The Razor’s Edge Between Nobility and Crime: Who Is Julian Assange?
There will be more. Julian Assange has assured us this: there will be more. Do we want more? Will the release of more classified material place more lives at risk? Will it provide further lessons from which we can learn? How do we balance the quality of any lessons up against the threat to any lives? And how is our perception of the process employed by WikiLeaks changing? Is a hero evolving into a villain?
Now that the WikiLeaks latest leaks have been condemned not only by The New York Times but also by our Commander in Chief, will anyone still stand on the side of the decision to leak documents that has resulted in placing Afghan informants in harm’s way? What at first seemed brave—or what at first was successfully marketed as noble—now seems, in a blink, a clear crime.
The U.S. government, according to Assange (according to CBS News) “seeks to ‘criticize the messenger to detract from the power of the message.’” But is this true? Is this the only stance Assange can take ex post facto? The power of his story is in part due to the novelty—and risk—posed by the WikiLeaks model, but it is also in the character of Assange himself, regularly described in the press as “elusive.” What is it about Assange that makes him so compelling? Perhaps it is the fact that he appears unafraid. Lack of fear is power. Lack of fear is what will make it increasingly tough for anyone to keep secrets.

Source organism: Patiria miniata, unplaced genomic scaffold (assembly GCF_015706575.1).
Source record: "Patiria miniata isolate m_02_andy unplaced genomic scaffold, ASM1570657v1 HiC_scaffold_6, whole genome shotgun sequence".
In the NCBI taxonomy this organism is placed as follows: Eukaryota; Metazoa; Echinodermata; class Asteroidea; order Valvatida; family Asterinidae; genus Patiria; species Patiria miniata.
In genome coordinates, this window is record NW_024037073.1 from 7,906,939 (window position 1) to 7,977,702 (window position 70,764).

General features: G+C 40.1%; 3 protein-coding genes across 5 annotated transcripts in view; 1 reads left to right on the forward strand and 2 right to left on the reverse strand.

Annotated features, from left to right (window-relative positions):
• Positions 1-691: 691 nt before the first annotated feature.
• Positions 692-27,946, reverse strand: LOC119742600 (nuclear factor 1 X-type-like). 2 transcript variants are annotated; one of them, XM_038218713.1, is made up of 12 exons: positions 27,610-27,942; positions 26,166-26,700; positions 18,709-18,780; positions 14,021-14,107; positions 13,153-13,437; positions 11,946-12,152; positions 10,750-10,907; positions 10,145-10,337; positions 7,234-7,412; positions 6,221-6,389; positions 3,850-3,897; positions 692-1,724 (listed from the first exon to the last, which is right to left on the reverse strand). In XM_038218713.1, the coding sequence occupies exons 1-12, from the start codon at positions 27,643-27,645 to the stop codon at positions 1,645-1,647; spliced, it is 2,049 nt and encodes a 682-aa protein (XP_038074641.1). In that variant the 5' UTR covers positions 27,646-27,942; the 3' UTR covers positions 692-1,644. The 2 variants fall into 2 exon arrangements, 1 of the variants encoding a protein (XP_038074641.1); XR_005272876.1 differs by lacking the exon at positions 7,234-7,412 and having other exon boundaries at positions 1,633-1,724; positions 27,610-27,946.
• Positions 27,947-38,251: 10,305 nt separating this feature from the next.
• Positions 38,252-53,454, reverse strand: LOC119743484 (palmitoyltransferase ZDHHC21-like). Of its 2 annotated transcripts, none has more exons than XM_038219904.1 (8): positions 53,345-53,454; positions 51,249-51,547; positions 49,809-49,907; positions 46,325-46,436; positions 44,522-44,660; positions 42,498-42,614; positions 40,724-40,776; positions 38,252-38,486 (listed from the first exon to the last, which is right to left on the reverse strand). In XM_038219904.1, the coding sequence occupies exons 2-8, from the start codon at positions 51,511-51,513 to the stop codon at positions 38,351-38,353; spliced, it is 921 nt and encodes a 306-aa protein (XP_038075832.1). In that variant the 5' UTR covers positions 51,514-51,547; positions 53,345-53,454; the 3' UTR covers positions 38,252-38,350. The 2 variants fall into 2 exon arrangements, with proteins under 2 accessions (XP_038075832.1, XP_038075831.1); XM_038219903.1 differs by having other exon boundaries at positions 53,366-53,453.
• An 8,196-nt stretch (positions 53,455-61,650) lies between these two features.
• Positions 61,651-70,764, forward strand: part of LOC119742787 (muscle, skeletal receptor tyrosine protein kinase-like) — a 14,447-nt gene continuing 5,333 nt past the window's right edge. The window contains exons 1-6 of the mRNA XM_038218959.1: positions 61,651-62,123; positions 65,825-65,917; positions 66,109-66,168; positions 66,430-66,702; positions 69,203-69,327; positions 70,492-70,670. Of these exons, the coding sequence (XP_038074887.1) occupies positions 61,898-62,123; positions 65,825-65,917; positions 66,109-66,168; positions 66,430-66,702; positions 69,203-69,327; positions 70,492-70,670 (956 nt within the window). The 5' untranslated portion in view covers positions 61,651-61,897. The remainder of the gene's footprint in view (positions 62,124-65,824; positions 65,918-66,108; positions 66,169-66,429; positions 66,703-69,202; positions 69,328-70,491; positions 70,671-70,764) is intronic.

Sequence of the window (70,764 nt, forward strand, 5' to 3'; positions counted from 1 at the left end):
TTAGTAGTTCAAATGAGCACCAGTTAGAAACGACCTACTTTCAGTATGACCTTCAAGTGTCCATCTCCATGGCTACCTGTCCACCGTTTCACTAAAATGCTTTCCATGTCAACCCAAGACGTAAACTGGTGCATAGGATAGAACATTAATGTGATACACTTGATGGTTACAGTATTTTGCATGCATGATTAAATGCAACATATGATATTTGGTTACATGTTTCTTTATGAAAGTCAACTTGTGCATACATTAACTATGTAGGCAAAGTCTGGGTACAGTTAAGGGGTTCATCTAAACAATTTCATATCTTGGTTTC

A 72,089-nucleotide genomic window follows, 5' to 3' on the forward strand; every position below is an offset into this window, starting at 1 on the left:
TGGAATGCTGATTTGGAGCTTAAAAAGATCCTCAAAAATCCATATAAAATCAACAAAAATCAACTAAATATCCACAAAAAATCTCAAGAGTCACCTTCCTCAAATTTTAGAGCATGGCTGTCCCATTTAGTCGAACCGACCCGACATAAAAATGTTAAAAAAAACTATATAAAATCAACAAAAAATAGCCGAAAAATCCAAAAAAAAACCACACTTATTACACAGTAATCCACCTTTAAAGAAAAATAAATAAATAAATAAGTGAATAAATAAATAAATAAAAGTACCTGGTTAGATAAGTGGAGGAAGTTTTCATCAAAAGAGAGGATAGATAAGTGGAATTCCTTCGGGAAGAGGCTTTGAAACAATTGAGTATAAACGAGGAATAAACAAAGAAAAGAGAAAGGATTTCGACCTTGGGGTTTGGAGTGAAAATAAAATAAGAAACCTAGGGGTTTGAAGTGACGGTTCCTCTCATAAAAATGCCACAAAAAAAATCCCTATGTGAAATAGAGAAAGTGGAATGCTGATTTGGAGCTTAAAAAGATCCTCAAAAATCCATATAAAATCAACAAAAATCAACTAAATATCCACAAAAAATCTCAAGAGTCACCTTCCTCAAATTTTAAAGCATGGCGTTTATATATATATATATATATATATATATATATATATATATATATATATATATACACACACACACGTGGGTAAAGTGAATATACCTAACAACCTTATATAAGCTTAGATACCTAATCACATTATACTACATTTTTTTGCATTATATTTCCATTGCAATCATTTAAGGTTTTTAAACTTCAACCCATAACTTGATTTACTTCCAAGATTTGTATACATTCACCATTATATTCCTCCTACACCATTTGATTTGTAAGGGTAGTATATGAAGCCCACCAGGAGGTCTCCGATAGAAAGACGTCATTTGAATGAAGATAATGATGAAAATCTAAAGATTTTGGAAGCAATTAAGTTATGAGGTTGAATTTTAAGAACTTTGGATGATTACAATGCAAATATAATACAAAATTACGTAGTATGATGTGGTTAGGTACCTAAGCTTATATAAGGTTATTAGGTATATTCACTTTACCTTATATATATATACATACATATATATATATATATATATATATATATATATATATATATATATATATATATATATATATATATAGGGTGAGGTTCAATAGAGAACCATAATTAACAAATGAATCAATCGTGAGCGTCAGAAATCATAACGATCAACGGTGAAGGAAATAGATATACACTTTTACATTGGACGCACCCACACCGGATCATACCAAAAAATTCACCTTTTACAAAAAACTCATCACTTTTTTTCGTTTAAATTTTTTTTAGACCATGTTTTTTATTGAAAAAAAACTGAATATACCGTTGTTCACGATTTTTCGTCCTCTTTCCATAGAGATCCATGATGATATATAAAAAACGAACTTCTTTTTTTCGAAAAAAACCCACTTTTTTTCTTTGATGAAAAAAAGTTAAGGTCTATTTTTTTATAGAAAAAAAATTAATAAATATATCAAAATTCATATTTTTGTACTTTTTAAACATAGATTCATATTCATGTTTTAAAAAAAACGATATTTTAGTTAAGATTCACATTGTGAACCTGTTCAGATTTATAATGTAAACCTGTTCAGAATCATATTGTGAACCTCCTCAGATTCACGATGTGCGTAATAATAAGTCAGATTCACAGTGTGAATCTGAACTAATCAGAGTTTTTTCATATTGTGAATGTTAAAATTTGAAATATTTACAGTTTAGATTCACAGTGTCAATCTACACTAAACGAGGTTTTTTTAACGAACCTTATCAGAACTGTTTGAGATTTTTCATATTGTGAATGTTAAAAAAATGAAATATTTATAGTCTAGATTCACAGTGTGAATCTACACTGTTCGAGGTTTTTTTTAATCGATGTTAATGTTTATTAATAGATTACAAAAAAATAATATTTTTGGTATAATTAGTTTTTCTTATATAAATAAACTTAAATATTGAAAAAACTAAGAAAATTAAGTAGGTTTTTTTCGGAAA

Assange seemed to propose that he was ushering in a post-secrecy era. But perhaps he is only ushering in an era in which new strategies for preserving secrets will be divined. Rather than being the iPad to poetry (a powerful tool on which to access words) he might simply be the iPad to the Kindle (where the Kindle is our old intelligence systems). If Assange brings new rigor to current intelligence systems, we will thank him. Won’t we?
As in the finest fiction, Assange-As-Villain stands central to the story; he’s the most charismatic. And, the most driven. He feels his mission will help people. And we need help. And we want help. But we rarely want to know the attendant risks.
Former FBI Director Louis Freeh once put it like this: “Ask the American public if they want an FBI wiretap and they’ll say, ‘no.’ If you ask them do they want a feature on their phone that helps the FBI find their missing child they’ll say, ‘Yes.’” Just make us safe. Just assure us our children will be safe. Just tell us what we need to know. Let the rest be silence.
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